Teaching in Vietnam
I didn’t want to continue being a solicitor and I wanted to live abroad.
Time for a Career Change – Time to be a TEFL Teacher Harriet Parker
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A journalist who wrote a new story as a teacher Paloma Tiba
Everyone mentions it, everyone talks about it, but you don’t quite understand it until you’re excited, nervous and eager, slightly terrified, but definitely ready to start your new job.
While instead you end up being late, lost and stranded with a broken-down motorbike in a country where you definitely do not speak the language.
Before I moved to Vietnam I was teaching in Scotland, loving my job but wanting to travel. I knew that if I hadn’t done it then it would have never happened.
I am a qualified teacher, but I decided to do a TEFL course to ensure I had every route covered before I went away.
The hardest step was committing to saying yes, however having my TEFL course behind me made this a little easier. It seemed that once I’d completed my course and booked my flights everything else fell into place.
Living in Vietnam has ticked off a lot of firsts for me: the first time I’ve seen an entire family fit on a motorbike, the first time I’ve worked 5+ jobs at one time and the first time I’ve laid by 5 star pools all day thinking how this can be my life.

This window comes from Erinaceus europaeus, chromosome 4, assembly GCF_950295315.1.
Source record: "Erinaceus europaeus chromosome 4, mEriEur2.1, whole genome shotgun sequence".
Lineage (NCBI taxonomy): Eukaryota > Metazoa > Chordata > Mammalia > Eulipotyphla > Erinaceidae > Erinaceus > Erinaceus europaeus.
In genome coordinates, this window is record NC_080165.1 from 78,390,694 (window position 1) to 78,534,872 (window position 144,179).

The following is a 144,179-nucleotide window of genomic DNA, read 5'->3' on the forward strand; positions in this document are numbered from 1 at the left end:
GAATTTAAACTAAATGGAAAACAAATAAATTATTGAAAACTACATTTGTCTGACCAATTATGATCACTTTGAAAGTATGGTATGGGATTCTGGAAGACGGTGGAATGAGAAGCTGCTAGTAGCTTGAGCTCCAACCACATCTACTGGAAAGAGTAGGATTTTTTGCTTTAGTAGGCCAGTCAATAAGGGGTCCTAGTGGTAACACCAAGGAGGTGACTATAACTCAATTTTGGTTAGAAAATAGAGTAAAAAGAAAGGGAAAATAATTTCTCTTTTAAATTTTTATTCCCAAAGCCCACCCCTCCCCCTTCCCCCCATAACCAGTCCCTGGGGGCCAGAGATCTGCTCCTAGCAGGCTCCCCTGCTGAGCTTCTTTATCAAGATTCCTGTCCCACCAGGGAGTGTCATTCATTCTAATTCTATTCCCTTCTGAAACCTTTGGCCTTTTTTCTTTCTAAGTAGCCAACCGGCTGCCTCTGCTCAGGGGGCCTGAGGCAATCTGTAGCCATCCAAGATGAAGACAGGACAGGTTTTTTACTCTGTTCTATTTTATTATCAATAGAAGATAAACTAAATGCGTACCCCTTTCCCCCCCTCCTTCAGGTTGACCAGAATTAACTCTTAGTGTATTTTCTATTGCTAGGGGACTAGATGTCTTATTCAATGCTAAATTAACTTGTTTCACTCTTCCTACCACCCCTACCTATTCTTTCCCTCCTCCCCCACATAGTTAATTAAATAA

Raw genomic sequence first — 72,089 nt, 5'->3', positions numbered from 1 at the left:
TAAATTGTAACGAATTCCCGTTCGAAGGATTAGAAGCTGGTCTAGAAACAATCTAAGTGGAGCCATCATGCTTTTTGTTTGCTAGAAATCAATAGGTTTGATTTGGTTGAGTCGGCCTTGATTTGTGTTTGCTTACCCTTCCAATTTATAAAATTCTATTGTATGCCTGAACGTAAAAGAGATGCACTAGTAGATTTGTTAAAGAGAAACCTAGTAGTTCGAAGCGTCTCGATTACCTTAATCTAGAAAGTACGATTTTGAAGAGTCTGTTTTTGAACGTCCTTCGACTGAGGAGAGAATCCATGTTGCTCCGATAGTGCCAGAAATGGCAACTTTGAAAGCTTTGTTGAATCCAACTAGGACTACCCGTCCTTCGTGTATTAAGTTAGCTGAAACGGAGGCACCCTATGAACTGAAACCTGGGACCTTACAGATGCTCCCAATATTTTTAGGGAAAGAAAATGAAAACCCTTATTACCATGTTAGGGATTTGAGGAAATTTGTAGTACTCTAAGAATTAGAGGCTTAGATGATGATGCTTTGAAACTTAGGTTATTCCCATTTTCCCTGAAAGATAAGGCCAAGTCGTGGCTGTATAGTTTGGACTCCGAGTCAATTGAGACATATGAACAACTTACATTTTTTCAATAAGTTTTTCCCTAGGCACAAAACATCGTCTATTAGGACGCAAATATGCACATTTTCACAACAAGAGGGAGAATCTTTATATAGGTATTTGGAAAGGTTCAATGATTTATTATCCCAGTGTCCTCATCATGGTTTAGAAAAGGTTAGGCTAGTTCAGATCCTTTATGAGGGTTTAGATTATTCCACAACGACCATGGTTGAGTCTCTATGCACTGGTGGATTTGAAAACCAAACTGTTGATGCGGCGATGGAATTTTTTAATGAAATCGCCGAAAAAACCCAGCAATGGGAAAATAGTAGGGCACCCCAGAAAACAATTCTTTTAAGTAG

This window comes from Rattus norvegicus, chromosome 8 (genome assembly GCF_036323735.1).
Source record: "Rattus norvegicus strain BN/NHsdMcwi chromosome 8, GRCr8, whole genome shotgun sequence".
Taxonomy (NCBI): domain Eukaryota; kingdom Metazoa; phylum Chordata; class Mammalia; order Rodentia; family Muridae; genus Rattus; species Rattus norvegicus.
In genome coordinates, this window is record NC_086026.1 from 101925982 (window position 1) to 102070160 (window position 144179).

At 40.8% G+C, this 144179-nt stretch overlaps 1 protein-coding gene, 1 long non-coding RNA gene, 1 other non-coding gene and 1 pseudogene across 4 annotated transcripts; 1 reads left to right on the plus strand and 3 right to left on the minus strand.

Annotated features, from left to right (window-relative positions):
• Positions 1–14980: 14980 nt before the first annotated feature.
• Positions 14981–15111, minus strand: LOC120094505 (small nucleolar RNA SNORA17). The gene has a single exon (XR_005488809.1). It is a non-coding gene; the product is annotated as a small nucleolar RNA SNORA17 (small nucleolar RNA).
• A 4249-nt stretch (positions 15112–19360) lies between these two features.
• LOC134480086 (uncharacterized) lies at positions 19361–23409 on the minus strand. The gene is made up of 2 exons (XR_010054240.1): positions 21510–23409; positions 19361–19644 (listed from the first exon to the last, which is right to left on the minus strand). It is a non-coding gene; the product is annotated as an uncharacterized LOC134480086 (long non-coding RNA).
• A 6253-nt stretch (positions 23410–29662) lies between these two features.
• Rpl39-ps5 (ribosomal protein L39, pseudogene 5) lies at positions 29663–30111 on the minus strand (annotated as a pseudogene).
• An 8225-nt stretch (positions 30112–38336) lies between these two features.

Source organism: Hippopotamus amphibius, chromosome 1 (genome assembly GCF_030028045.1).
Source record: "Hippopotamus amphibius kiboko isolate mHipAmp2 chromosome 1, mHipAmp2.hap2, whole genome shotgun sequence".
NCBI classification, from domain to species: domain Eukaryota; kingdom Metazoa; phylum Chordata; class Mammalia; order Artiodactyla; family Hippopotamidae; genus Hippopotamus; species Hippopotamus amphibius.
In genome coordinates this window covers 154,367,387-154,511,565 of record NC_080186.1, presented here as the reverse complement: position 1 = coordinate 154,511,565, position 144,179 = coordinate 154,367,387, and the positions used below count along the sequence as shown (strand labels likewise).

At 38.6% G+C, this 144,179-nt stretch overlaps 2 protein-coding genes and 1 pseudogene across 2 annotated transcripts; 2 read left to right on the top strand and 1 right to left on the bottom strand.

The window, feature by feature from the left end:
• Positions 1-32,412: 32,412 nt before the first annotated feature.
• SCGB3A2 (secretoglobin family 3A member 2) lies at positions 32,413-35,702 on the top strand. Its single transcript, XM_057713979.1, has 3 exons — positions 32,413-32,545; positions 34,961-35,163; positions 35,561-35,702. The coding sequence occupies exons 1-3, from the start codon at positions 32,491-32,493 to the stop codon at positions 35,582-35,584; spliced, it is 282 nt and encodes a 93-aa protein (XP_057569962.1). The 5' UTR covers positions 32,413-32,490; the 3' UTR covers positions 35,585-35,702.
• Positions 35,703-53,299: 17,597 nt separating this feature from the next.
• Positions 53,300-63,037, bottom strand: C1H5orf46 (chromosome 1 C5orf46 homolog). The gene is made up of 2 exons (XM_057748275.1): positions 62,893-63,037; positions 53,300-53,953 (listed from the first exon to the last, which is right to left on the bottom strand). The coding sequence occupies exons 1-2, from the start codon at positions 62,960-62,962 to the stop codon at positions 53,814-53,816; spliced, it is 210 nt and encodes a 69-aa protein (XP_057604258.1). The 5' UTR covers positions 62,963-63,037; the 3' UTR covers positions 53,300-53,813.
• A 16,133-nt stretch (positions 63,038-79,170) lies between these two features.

The Vietnamese life is easy. The people are friendly; the weather is great and the country is beautiful. The people here value the small things, the place they live and the people around them. Living here teaches you to appreciate those too.
I chose Vietnam for a couple of reasons but one of the main reasons being that TEFL teachers were and still are in high demand. For Native speakers finding work is very easy. Work is plentiful, the pay is good and in general you can teach around your own schedule.
Before I left I didn’t have anything but a hostel booked. I decided to go and see what happens instead of committing to too many things beforehand. I still believe that this was one of my best decisions to date.
My plan was to live in Hanoi for six months and then move on. I stayed in Hanoi for two weeks and have now been living in Da Nang for over a year. Having no commitments when I arrived meant that I had the option to travel around and see what I liked, find an area that suited me and what I wanted out of my trip.
Teaching here has taught me a lot. It has taught me that there are many ways to do the same thing. That different people value different things as they teach but at the end of the day kids will be kids. The children I used to teach are extremely different to those I teach now but every child just wants the opportunity to learn.
Living in Vietnam has opened so many doors for me. One of the best things about being in South East Asia is that you’re in South East Asia. You know you’ve made the right decision when a weekend trip to Bangkok is always an option.
So, my only question is, if you don’t do it now when will you?